Trident scale back urged amid cost worries
The government should scale back the UK's Trident nuclear deterrent to save money, a think tank has said.
The Royal United Services Institute urged ministers to consider dropping the requirement of always having a nuclear submarine on patrol at sea.
Earlier this month, Defence Secretary Liam Fox said the four submarines could be cut to three.
The MoD said a review was under way but the government was committed to maintaining the nuclear deterrent.
The call from the Royal United Services Institute (RUSI) comes as the Ministry of Defence is having to contemplate cuts in its budget of between 10% and 20%.
Trident vessels currently provide a nuclear deterrent because the submarines, under the waves in secret locations, would be almost impossible to destroy in a pre-emptive strike.
Critics say Trident is too expensive, and there have been calls to either scrap the nuclear deterrent or switch to a cheaper land-based missile system.
The so-called continuous-at-sea-deterrence (CASD) has been the basis of Britain's strategic nuclear deterrent since the first Polaris submarines - the predecessor of Trident - were deployed in 1968.
But the RUSI paper, written by Professor Malcolm Chalmers - a former adviser to Jack Straw and Margaret Beckett when they were foreign secretaries - suggests CASD is no longer necessary following the end of the Cold War and abandoning it could produce "significant financial savings".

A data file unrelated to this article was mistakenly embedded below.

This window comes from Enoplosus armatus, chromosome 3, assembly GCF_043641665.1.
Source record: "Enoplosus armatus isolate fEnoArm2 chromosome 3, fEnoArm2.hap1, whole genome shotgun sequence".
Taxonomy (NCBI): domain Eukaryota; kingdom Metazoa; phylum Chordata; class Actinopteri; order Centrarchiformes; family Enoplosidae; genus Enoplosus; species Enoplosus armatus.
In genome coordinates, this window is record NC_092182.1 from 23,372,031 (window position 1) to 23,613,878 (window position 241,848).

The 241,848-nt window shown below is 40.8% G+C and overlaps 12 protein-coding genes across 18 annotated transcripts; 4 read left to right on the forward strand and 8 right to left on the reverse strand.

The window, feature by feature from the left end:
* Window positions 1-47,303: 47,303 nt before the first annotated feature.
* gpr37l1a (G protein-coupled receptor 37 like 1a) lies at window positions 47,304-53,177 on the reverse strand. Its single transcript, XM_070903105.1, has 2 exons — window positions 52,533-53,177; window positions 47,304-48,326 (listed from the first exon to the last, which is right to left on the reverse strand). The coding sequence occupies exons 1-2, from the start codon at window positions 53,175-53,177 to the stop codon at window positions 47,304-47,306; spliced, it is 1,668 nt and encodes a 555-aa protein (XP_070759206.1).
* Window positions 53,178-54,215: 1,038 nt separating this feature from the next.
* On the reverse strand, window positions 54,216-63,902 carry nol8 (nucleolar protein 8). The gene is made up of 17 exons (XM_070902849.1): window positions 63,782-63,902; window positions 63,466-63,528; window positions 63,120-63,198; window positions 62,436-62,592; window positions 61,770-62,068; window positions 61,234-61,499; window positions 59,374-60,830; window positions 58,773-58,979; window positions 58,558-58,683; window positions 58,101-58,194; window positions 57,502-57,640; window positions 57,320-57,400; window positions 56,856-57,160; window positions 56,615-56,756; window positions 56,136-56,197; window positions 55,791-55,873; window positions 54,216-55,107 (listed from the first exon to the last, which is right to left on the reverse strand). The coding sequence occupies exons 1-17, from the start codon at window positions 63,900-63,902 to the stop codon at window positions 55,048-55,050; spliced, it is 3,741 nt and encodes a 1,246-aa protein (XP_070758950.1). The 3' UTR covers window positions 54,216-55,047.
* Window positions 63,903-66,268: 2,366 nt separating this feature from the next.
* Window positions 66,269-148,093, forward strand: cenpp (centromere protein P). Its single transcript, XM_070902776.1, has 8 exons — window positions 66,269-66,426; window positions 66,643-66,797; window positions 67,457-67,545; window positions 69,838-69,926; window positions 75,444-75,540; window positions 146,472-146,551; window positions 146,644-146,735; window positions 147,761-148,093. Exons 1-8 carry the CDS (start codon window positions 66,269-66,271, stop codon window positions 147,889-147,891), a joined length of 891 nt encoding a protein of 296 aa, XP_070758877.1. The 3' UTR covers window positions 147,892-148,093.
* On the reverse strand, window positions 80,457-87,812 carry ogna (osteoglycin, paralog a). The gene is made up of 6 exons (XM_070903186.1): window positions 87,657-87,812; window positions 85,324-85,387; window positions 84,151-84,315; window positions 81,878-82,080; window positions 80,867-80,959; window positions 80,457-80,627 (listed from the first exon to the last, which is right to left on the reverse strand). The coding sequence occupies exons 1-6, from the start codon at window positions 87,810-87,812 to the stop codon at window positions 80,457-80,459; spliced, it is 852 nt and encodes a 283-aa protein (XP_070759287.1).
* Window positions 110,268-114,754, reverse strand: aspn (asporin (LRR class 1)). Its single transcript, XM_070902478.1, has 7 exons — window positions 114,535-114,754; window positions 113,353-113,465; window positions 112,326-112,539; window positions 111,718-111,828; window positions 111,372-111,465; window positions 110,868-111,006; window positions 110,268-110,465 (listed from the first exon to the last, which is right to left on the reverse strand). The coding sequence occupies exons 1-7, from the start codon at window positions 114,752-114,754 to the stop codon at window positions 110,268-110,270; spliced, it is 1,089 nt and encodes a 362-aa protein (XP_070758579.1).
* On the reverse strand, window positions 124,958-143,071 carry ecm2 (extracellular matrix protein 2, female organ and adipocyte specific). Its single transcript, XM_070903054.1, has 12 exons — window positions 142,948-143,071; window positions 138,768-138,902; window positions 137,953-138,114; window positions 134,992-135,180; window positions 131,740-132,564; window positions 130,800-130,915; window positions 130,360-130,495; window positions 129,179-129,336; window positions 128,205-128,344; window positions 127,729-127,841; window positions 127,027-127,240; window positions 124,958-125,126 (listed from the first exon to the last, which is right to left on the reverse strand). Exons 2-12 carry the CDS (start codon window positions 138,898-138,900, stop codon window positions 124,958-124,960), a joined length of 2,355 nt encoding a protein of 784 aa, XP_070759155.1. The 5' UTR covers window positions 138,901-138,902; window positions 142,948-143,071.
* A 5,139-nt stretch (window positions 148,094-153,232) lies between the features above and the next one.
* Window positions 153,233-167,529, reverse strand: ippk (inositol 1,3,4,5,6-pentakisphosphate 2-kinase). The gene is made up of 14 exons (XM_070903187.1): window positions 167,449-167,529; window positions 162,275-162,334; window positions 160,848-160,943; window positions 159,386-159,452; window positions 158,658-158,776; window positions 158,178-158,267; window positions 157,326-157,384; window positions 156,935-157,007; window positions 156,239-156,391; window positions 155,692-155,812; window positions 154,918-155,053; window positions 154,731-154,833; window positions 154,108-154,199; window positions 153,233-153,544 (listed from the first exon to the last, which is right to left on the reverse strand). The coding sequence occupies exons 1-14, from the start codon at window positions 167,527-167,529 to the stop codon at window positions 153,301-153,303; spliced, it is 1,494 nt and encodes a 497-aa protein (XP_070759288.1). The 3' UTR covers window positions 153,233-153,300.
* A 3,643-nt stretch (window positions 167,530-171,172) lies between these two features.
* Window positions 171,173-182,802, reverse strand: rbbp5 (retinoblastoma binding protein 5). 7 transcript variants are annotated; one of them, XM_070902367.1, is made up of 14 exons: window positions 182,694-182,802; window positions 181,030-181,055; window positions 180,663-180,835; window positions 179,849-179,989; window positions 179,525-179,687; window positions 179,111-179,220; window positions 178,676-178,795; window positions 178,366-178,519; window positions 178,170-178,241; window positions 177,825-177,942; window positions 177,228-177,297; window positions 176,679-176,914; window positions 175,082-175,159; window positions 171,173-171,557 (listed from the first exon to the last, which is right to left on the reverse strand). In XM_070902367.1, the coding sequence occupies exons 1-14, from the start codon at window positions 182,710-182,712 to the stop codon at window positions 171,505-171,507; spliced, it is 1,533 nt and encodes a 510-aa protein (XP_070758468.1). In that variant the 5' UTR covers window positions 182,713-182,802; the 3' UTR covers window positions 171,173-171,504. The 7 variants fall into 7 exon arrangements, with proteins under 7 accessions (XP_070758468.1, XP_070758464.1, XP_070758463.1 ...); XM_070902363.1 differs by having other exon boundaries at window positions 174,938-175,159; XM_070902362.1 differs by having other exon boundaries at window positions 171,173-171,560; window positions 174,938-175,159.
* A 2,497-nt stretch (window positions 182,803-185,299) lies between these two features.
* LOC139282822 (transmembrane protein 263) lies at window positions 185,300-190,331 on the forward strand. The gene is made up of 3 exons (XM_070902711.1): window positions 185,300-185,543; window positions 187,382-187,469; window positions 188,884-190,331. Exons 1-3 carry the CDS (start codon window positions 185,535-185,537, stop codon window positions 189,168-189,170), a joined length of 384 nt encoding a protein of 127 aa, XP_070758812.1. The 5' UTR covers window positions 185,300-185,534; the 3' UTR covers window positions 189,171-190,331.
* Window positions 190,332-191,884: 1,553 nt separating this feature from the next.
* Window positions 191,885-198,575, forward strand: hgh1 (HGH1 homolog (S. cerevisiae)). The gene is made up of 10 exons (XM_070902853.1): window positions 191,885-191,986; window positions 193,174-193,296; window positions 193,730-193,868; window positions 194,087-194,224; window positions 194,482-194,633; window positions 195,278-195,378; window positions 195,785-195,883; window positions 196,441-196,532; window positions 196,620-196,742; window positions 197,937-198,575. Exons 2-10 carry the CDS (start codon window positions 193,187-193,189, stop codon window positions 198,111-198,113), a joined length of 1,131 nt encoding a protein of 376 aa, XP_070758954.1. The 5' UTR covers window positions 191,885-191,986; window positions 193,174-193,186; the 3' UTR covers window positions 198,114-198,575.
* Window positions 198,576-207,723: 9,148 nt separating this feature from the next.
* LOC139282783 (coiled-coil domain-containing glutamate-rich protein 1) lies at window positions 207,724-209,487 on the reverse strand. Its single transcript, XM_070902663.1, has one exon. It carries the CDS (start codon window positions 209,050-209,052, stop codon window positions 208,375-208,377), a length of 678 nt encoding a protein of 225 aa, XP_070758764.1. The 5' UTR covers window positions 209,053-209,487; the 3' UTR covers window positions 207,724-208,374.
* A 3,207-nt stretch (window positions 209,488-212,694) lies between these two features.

"There is now a stark gap between the assumptions on which planning for the UK's conventional and nuclear forces, respectively, are based," the paper said.
Dropping CASD would enable the government to delay ordering a replacement fleet of missile-carrying submarines, putting back the point where it would have to start paying out up to £1.5bn a year in construction costs, it argued.
The paper comes as Dr Fox is locked in a battle over whether the new submarines should be paid for from the MoD's core budget or whether - as in the past - they should be funded separately.
The government is carrying out a strategic defence review of the shape and size of the UK's armed forces, but said it would not be looking at whether to replace the ageing submarines.
But a MoD spokesman said it would be looking at whether the renewal of the deterrent provided "value for money".
"It will consider the programme timetable, numbers of submarines, missiles, missile tubes and warheads, infrastructure and other support costs, and the industrial supply chain," he said.
"Once the review has concluded, ministers will discuss and agree the optimum balance of capability and cost."
Earlier this month, Dr Fox told the Chatham House policy think tank in London that a decision about the fourth submarine would be made in 2014/2015.
In his Budget last month, Chancellor George Osborne said departments would face average cuts of 25% when the government's public spending review was completed in October - potentially bigger than anything attempted by a previous UK government.
Health and overseas aid spending will be ringfenced, while defence and education will face cuts of between 10% and 20%.